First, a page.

When you join Protectors, you meet caring, concerned Islanders. You learn to understand Staten Island’s habitats; you learn to love our parks, you may learn new hobbies: bird watching, photography, walking in natural areas, identifying plants.

When you join Protectors, your calls for environmental preservation are heard. Your calls to halt overdevelopment are echoed. When you join Protectors of Pine Oak Woods, our voices, together, are amplified and every elected official, appointed bureaucrat and decision-maker in government listens.

Join Protectors of Pine Oak Woods today so you can take part in the conversations that we are shaping the future of Staten Island, our Borough of Parks.


—Ellen Pratt and Cliff Hagen


 (photo by Lawrence Pugliares.)



March 21, 2015 – Forest Restoration Workshop Report

Forest Restoration Workshop (223),  Mar. 21,  2015 Note its been awhile since I got any reports out,  so this is an old report compiled from notes…

A soft snow had fallen overnight; with little wind, so all around branches were mantled with a 3″ layer of fluffy, white snow. The view from picnic tables at Loosestrife swamp was magic, a tracery in high contrast black and white. Looking across the swamp we could see precisely the wind shadow created by the surrounding hills; up to a certain level branches were mounds of white, but above they were bare and stood out starkly. It was almost as if an artist had been chalking them from bottom to top and abruptly stopped part way up for lunch.

We had gotten a “heads-up” that the Cub Scouts would join us again, and so they did, but this time for the most part a different group of kids. During the usual confusion while everyone greeted and sorted themselves out we got organized by circulating the sign-up sheet and opening the tool shed to get out what tools and gloves we though we’d need. It was swiftly warming up and piled snow began flaking off the branches in huge chunks. I pulled off my hat and plunked our paperwork on the trunk of a nearby car just in time to get a load of snow down my neck and all over the sign-in sheets. For some reason the others thought this was amusing…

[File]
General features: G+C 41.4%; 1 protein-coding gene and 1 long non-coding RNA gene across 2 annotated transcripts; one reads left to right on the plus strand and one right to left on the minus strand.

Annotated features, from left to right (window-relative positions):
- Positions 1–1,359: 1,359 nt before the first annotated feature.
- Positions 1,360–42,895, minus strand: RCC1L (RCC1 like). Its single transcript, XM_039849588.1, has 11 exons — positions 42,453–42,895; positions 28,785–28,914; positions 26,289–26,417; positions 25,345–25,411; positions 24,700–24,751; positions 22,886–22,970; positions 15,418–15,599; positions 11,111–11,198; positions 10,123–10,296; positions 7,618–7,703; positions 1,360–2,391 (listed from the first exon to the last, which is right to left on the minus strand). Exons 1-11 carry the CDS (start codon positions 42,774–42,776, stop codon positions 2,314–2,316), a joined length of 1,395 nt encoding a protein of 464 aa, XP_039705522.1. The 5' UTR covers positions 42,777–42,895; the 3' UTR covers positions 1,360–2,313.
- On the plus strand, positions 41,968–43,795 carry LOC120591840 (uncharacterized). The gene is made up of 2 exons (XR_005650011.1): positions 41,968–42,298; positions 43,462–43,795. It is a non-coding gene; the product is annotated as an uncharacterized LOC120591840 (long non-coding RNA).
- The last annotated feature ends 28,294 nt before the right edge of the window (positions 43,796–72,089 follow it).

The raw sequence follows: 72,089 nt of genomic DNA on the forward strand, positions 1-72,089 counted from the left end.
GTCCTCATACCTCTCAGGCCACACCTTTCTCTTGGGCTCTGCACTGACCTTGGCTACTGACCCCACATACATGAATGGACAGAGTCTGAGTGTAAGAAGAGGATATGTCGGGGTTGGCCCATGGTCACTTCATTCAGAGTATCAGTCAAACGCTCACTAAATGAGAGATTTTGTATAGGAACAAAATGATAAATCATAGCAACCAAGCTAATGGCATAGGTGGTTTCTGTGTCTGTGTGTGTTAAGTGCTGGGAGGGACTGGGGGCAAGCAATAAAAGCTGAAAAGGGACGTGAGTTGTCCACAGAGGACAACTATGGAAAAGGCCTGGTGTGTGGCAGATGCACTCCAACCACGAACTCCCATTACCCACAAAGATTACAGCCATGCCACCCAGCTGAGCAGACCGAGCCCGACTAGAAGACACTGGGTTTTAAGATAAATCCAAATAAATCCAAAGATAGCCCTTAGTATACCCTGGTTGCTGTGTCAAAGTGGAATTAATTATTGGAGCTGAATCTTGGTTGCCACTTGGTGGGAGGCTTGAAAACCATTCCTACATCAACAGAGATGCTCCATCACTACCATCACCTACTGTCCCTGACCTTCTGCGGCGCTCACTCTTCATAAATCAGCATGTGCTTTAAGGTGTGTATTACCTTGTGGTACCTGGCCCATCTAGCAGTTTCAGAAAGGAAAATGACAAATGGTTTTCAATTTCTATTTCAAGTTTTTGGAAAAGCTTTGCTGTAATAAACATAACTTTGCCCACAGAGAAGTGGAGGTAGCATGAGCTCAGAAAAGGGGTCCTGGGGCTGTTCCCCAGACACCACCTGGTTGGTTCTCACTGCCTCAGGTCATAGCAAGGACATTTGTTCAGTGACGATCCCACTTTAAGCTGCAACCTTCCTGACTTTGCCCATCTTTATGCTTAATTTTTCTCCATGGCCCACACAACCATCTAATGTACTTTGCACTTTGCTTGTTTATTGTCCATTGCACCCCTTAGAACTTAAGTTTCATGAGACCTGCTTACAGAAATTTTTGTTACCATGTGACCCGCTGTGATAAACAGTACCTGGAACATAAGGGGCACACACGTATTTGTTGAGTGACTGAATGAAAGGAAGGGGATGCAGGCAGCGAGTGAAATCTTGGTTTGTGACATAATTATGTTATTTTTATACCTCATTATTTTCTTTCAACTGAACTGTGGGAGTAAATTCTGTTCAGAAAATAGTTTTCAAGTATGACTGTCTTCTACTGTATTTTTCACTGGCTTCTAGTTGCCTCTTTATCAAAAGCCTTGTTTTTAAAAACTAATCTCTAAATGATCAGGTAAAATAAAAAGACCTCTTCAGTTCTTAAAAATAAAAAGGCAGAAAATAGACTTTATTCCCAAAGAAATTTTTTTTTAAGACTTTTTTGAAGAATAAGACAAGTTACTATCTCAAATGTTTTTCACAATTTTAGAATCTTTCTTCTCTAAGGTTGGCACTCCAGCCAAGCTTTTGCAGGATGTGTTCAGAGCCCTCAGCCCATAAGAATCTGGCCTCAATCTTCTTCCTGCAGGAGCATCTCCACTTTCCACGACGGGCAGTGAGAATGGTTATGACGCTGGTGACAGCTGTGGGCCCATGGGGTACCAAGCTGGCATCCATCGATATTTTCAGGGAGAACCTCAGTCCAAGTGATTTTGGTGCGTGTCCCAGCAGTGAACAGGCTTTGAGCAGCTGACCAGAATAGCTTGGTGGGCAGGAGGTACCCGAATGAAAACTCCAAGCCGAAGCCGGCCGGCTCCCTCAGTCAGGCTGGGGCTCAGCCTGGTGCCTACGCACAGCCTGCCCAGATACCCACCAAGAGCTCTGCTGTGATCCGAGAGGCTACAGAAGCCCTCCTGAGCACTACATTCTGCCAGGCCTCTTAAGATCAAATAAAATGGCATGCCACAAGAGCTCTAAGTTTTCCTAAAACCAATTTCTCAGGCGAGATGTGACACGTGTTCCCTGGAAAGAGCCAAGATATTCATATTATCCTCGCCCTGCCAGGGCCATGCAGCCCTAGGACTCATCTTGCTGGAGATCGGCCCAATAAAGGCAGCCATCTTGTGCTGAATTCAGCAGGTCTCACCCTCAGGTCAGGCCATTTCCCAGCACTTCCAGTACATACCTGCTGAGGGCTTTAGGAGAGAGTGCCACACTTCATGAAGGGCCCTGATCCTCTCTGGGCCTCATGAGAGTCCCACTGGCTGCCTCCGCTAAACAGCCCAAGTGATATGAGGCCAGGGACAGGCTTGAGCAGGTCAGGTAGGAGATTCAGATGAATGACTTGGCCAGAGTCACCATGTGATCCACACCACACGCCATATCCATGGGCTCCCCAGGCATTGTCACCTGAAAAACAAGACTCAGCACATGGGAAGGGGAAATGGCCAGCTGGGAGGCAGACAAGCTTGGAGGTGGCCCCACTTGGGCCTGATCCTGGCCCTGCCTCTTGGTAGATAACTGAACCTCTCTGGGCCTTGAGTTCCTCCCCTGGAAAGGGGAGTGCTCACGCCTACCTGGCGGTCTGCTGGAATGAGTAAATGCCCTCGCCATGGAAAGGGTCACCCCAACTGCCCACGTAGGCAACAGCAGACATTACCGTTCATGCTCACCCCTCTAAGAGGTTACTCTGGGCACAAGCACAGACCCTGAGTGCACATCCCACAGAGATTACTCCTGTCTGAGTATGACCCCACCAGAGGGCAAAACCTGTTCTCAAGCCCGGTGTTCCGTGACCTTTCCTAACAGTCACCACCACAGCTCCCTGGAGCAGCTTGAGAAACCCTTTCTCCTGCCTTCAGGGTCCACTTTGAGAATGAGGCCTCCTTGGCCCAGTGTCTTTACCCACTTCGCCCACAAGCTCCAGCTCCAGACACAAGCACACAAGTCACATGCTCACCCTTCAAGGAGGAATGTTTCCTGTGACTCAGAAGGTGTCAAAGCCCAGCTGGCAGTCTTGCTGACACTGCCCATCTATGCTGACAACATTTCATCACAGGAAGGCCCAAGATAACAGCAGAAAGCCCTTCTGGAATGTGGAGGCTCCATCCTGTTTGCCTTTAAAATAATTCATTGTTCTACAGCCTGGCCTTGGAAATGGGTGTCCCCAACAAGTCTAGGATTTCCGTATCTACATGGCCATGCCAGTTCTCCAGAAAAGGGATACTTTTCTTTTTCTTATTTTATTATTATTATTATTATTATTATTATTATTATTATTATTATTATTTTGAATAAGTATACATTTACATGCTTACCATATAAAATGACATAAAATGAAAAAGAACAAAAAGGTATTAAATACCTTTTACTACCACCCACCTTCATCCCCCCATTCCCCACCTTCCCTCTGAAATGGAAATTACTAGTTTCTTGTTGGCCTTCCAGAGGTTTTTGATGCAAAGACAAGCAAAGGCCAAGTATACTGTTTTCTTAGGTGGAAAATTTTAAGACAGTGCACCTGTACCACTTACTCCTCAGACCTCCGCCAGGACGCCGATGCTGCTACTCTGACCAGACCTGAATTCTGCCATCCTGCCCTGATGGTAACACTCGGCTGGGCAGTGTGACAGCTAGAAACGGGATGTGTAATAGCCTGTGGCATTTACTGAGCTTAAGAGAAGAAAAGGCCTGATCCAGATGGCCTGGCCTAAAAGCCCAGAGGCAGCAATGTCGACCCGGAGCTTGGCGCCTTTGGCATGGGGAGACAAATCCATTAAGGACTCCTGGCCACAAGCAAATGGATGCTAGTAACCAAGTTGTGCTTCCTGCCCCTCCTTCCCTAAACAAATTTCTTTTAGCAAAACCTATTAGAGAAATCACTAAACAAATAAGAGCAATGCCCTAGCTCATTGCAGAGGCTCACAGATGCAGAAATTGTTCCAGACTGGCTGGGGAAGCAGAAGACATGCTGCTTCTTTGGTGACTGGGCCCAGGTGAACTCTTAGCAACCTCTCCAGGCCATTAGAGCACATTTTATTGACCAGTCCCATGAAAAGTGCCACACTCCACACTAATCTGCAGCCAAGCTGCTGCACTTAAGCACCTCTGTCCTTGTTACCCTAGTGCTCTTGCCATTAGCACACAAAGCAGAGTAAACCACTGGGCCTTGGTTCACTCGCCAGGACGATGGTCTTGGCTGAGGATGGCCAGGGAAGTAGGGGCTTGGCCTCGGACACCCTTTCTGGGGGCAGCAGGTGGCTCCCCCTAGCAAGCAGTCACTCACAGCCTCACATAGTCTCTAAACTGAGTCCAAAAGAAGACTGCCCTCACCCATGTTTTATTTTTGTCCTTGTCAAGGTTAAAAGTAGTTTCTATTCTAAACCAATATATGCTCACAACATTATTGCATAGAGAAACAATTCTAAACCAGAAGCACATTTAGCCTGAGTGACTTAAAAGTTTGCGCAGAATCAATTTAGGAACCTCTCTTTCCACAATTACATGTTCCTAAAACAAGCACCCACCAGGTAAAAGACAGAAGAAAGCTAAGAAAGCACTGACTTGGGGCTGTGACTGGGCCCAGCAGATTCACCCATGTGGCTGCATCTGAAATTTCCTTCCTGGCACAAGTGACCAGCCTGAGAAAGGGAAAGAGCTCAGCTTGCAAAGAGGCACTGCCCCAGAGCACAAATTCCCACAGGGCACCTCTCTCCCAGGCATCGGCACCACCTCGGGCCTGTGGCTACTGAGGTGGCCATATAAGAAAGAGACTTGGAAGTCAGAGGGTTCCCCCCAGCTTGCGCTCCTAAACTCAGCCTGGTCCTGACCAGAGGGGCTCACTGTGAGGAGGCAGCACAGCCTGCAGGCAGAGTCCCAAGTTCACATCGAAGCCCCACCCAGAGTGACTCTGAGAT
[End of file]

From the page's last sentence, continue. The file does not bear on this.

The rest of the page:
We passed out gloves and pruners to the kids and weed wrenches and large loppers to the adults. After the obligatory warning to carry the pruners point down or let a big guy or girl carry them, we set off along the trail to Pumphouse Pond beside the Moravian Cemetery fence. We planned to cut and pull whatever invasive vines and plants we found along the way, and I feared we wouldn’t have enough for everybody to do some work. As usual, I shouldn’t have worried.

It didn’t take long to encounter our first patch of Aralia sprouts, dozens upon dozens, all small. The melting snow and some rain the week before made the ground soft enough that most of the kids could uproot the smaller sprouts by hand. Many sprouts that could have been pulled were cut, I suppose just to use the tool. We didn’t have to go far to find larger plants that needed mechanical aid to uproot. Sometimes 2 or 3 of the scouts had to pull at a plant, and sometimes they called over of the adults with a weed wrench. Often they manipulated the wrenches by themselves and eventually produced several piles of thorny, tangled sticks which we left off the trail.

Had it been a little later in the year we could have harvested some of the Spring buds which I am told by foragers are quite good to eat. Almost everyone says they have to be new buds, however, thumb sized or so. (Should you search on the web, make sure that you are looking at recipes for the oriental plant, Aralia elata, and not our other Aralias – there are several very different native plants in the same genus. Most of the recipes seem to be for tempuras.) Walkingstick buds are a foragable food I’d like to try, but it seems I’m either too intent on rooting the plants out to think about collecting some, or I’m too late in the season for the delicate spring buds… Well, someday…

We continued to Pumphouse Pond where we took a break for cookies and oranges. A cursory look around indicated that we had pretty well cleared that spot of Araila, and that we could ignore it for the next few seasons until new shoots have sprouted. The temperarture was fast rising, and there was little snow left on the branches. The snow on the ground was wet and easily packed, so the scouts got busy rolling it up to build a snowman on the trail. It seemed appropriate to use cut Aralia for the arms, and some of the many fallen sweetgum seedballs for the eyes, etc. (Thanks, Brian, for the pic) To do anything else would have been anticlimactic, so we then gathered our stuff and went home.


February 21, 2015 – Greenbelt Nature Center